good.  The consensus of the meeting was for no change.

E) TCP Mapping Issues

1. Silly Window Syndrome - should the TCP mapping document include text
similar to RFC 1122 to explain SWS.  The consensus of the meeting was
to cite RFC 1122 and to explain the context of how it applies to BEEP,
i.e., the same except for retranmissions.

2. Shrinking the Window - should the TCP mapping document include words
similar to RFC 1122 on allowing the window's right-hand edge to move
only to the right.  The consensus of the meeting was to cite RFC 1122
and to explain the context of how it applies to BEEP, i.e., the same
but there's no "congestion window".

Suggestions from the Floor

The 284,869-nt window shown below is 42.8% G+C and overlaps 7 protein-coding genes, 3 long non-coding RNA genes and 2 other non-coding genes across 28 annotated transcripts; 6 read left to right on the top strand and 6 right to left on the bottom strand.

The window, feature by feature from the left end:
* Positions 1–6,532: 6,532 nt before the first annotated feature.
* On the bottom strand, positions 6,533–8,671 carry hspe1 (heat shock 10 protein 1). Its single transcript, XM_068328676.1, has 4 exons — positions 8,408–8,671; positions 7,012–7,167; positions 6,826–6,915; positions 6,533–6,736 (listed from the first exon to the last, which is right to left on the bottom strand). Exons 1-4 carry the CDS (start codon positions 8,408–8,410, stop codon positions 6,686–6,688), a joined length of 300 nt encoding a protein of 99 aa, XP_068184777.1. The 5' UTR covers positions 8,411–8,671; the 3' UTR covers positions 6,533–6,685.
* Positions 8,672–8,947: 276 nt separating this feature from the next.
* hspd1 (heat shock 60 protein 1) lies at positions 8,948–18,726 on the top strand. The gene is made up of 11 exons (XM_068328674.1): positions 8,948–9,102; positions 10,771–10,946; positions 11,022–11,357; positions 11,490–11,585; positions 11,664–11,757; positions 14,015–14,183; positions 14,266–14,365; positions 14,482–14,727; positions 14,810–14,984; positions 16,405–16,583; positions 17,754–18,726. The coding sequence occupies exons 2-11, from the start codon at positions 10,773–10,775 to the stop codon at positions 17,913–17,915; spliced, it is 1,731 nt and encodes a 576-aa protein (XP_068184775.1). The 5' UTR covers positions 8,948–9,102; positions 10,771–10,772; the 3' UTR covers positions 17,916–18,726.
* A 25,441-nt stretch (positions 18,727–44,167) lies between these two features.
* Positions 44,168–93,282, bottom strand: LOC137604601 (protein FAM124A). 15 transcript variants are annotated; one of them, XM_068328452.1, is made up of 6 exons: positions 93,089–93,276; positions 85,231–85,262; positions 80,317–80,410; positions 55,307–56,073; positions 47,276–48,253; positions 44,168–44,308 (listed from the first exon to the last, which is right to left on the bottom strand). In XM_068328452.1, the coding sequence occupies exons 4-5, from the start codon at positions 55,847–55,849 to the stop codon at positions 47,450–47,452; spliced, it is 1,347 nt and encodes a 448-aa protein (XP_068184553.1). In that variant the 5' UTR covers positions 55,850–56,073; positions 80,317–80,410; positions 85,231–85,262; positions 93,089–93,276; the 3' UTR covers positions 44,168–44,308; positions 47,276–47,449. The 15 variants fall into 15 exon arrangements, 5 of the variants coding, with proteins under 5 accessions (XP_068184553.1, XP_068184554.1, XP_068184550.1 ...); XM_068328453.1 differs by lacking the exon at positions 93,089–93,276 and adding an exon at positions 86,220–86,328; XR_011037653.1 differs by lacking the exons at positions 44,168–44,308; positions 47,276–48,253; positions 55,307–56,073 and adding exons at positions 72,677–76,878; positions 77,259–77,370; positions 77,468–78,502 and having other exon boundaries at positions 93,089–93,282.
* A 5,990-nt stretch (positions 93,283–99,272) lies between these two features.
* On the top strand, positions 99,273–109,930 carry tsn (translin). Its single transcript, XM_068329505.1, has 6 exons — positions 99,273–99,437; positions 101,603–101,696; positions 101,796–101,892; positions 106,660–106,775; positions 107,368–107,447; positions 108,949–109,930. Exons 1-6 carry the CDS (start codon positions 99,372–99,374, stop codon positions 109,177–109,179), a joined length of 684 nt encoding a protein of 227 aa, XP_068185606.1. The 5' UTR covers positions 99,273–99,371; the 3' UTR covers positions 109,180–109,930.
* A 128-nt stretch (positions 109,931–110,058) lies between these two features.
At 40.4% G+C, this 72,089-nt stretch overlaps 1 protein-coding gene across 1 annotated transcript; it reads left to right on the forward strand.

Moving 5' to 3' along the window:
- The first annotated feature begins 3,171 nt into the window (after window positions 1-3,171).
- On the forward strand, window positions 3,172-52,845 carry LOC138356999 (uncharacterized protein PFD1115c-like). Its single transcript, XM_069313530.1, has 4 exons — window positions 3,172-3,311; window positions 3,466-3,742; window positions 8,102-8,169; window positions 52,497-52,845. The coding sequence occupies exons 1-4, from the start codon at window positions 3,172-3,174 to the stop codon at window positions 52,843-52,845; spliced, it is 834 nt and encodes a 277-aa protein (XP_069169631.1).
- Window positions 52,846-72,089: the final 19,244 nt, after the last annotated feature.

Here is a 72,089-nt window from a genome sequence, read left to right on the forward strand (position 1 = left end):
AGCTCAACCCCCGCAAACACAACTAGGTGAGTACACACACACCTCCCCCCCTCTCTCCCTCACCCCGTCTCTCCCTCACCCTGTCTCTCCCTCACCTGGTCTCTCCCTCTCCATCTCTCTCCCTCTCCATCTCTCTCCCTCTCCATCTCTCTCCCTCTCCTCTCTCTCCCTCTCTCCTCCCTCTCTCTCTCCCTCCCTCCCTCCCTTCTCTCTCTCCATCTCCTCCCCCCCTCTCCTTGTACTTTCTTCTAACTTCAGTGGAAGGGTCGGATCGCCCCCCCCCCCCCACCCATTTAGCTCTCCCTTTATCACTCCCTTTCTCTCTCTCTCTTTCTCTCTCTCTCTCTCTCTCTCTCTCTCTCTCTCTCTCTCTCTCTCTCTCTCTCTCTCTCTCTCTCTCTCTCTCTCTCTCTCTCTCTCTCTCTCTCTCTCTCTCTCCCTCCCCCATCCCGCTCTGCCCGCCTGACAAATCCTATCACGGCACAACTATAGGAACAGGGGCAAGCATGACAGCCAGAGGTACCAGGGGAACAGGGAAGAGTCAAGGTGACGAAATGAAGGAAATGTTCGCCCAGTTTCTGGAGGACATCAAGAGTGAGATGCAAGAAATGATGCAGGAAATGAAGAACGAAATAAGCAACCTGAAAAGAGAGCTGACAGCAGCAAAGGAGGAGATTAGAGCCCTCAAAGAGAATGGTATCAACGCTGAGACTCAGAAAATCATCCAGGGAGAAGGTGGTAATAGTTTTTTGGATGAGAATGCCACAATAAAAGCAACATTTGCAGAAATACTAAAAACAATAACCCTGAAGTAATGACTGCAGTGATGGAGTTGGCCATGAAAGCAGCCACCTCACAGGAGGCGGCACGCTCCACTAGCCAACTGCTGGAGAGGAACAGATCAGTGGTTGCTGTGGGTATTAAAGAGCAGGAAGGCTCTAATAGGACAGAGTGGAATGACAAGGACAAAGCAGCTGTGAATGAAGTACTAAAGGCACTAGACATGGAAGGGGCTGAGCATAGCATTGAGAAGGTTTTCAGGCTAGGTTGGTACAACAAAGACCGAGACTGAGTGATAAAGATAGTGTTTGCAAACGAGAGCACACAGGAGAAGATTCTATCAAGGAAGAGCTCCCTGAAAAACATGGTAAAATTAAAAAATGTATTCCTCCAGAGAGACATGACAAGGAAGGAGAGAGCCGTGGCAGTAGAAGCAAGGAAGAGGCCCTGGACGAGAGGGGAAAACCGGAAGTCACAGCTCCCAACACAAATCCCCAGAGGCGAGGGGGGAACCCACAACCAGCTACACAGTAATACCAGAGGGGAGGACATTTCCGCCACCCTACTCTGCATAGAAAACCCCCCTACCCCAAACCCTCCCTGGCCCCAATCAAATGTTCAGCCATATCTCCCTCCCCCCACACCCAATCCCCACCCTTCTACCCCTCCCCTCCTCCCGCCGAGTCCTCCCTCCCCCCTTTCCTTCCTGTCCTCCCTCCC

It was suggested that having the channel number in RSP messages would
simplify an implementation.  The alternative perspective was that the
channel number of a received RSP is easy to obtain through looking up
the RSP's serial number.  The ability of a debugger capturing "on the
wire" packets was again cited as being simpler if it did not have to
see as many packets, nor keep as much state.  Thus, the consensus of
the meeting was to include the channel number in the RSP message.

This led to the suggestion that the serial number no longer needs
to be unique per session, only unique per channel.  It was observed
that this would make it simpler for multi-threaded implementations.
Therefore, the consensus was that message serial numbers only need to
be unique within a channel.